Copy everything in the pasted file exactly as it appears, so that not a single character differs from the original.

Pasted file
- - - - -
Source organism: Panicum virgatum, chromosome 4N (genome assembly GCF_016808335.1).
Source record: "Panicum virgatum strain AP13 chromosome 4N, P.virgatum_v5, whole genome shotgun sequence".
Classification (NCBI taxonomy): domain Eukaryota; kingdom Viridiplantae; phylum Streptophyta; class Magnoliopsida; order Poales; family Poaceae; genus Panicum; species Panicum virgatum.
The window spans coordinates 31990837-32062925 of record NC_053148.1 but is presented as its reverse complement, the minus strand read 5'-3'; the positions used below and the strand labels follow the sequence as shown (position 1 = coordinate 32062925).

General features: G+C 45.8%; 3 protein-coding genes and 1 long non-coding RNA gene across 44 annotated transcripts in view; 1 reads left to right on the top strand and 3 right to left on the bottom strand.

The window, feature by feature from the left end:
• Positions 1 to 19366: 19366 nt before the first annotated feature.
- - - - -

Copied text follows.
Source organism: Panicum virgatum, chromosome 4N (genome assembly GCF_016808335.1).
Source record: "Panicum virgatum strain AP13 chromosome 4N, P.virgatum_v5, whole genome shotgun sequence".
Classification (NCBI taxonomy): domain Eukaryota; kingdom Viridiplantae; phylum Streptophyta; class Magnoliopsida; order Poales; family Poaceae; genus Panicum; species Panicum virgatum.
The window spans coordinates 31990837-32062925 of record NC_053148.1 but is presented as its reverse complement, the minus strand read 5'-3'; the positions used below and the strand labels follow the sequence as shown (position 1 = coordinate 32062925).

General features: G+C 45.8%; 3 protein-coding genes and 1 long non-coding RNA gene across 44 annotated transcripts in view; 1 reads left to right on the top strand and 3 right to left on the bottom strand.

The window, feature by feature from the left end:
• Positions 1 to 19366: 19366 nt before the first annotated feature.